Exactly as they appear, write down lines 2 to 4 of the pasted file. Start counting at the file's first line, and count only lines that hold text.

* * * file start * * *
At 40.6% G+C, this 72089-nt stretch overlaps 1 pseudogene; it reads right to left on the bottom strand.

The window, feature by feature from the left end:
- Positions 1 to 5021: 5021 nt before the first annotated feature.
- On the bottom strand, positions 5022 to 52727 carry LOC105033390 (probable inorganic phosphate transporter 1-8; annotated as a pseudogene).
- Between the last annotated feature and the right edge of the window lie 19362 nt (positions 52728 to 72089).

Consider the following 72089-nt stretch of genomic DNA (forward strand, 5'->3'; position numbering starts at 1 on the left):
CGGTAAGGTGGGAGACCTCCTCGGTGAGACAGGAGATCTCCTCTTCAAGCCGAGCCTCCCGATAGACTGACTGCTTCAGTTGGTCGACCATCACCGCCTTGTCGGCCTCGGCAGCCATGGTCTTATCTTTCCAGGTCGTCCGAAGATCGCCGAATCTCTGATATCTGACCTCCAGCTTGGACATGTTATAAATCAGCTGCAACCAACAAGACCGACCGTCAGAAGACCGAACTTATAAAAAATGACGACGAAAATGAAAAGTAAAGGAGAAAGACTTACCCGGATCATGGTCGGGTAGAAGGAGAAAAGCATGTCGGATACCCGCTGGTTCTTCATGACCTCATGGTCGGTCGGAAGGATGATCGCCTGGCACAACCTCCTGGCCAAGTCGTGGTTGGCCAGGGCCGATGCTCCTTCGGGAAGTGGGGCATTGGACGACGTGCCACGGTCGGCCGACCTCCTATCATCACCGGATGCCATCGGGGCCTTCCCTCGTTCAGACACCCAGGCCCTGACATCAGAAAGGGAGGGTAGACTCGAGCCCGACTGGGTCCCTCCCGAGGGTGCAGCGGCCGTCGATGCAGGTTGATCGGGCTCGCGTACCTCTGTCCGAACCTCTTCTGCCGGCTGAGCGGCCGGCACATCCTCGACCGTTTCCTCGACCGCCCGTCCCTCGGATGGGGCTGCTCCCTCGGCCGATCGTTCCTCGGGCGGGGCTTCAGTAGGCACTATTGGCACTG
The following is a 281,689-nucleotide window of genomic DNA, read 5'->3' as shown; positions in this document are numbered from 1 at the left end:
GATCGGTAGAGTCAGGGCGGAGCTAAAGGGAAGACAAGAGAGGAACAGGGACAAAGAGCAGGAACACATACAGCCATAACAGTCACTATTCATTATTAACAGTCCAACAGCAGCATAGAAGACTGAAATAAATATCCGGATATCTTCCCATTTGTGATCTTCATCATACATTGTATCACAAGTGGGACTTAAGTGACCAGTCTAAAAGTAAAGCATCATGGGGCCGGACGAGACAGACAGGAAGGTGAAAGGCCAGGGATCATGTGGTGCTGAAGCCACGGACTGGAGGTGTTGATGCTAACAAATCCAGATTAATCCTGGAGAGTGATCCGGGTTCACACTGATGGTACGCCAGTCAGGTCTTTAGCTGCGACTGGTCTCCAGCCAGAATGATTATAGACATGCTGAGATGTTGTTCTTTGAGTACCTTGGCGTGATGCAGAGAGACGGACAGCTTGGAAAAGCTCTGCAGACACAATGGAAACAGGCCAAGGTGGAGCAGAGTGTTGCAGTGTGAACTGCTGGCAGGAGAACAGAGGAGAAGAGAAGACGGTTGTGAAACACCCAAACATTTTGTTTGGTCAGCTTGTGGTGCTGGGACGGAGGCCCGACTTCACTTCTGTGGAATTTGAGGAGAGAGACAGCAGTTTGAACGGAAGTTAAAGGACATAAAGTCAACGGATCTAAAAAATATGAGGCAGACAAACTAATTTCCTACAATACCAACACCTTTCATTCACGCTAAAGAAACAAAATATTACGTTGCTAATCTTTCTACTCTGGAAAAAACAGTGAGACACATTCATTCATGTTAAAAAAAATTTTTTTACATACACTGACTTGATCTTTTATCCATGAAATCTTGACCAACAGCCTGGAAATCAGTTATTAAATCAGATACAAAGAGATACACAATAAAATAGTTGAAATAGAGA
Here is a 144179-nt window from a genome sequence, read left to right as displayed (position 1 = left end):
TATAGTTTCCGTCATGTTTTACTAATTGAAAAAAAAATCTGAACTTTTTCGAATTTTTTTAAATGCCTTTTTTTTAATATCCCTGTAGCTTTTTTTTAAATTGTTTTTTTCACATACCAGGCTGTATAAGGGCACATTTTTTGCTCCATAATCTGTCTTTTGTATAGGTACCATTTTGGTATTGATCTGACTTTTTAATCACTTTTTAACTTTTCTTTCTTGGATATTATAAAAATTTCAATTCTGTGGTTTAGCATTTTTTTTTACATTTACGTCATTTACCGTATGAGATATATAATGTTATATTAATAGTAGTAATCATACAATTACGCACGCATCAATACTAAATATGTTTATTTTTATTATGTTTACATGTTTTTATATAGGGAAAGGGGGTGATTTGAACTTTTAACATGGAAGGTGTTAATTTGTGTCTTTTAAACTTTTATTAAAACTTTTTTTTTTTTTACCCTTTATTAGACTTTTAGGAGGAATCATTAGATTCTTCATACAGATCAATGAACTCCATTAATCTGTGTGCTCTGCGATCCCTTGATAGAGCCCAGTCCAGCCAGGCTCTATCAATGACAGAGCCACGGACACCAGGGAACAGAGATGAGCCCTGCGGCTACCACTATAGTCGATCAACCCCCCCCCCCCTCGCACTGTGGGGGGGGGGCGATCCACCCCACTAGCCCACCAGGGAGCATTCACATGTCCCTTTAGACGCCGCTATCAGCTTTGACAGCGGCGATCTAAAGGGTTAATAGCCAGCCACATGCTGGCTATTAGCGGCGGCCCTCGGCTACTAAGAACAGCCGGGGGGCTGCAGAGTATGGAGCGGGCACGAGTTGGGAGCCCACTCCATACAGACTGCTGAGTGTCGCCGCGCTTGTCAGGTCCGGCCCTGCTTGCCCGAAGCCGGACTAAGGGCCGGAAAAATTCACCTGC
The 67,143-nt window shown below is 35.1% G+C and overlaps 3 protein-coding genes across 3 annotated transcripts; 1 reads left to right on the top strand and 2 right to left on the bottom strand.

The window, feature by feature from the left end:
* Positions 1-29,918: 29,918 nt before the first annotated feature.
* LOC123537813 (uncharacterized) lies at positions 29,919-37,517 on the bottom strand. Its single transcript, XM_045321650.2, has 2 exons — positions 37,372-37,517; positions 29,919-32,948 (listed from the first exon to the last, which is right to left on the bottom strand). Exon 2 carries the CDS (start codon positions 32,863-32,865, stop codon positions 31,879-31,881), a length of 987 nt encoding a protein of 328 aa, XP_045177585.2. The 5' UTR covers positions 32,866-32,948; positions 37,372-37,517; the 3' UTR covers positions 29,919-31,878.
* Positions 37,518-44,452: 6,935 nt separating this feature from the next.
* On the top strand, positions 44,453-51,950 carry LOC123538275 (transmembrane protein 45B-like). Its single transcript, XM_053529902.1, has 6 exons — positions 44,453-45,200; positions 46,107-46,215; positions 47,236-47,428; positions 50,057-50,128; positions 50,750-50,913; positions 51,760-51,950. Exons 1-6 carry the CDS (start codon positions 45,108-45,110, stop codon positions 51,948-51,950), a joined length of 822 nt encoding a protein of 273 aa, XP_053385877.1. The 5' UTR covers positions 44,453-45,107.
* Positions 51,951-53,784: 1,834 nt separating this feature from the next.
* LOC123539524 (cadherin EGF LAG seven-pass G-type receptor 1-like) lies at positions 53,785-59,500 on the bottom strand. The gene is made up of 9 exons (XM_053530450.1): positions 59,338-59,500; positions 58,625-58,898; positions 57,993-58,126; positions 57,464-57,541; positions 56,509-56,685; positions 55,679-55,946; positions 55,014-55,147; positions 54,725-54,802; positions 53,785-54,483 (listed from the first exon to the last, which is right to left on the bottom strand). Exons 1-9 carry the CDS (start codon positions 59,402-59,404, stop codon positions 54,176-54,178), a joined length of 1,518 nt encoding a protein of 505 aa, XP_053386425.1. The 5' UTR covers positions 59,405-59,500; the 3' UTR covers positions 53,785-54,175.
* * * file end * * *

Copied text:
The window, feature by feature from the left end:
- Positions 1 to 5021: 5021 nt before the first annotated feature.
- On the bottom strand, positions 5022 to 52727 carry LOC105033390 (probable inorganic phosphate transporter 1-8; annotated as a pseudogene).